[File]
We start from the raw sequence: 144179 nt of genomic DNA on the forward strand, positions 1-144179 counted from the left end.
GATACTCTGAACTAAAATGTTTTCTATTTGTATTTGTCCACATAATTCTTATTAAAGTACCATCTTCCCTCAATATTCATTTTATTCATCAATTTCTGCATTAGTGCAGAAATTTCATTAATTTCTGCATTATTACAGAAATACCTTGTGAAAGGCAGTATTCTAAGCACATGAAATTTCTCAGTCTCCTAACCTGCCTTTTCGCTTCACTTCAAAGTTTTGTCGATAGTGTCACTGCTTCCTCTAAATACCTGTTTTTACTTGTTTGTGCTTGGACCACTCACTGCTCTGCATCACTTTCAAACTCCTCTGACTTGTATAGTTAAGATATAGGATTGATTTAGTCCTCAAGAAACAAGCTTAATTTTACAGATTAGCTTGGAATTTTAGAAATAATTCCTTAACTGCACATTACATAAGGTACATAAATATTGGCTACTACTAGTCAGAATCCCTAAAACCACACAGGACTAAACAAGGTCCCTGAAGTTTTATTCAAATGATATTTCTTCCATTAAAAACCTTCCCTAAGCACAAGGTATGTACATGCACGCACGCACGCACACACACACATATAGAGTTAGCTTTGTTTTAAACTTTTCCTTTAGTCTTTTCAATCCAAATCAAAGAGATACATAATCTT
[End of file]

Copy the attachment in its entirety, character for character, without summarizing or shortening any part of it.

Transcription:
We start from the raw sequence: 144179 nt of genomic DNA on the forward strand, positions 1-144179 counted from the left end.
GATACTCTGAACTAAAATGTTTTCTATTTGTATTTGTCCACATAATTCTTATTAAAGTACCATCTTCCCTCAATATTCATTTTATTCATCAATTTCTGCATTAGTGCAGAAATTTCATTAATTTCTGCATTATTACAGAAATACCTTGTGAAAGGCAGTATTCTAAGCACATGAAATTTCTCAGTCTCCTAACCTGCCTTTTCGCTTCACTTCAAAGTTTTGTCGATAGTGTCACTGCTTCCTCTAAATACCTGTTTTTACTTGTTTGTGCTTGGACCACTCACTGCTCTGCATCACTTTCAAACTCCTCTGACTTGTATAGTTAAGATATAGGATTGATTTAGTCCTCAAGAAACAAGCTTAATTTTACAGATTAGCTTGGAATTTTAGAAATAATTCCTTAACTGCACATTACATAAGGTACATAAATATTGGCTACTACTAGTCAGAATCCCTAAAACCACACAGGACTAAACAAGGTCCCTGAAGTTTTATTCAAATGATATTTCTTCCATTAAAAACCTTCCCTAAGCACAAGGTATGTACATGCACGCACGCACGCACACACACACATATAGAGTTAGCTTTGTTTTAAACTTTTCCTTTAGTCTTTTCAATCCAAATCAAAGAGATACATAATCTT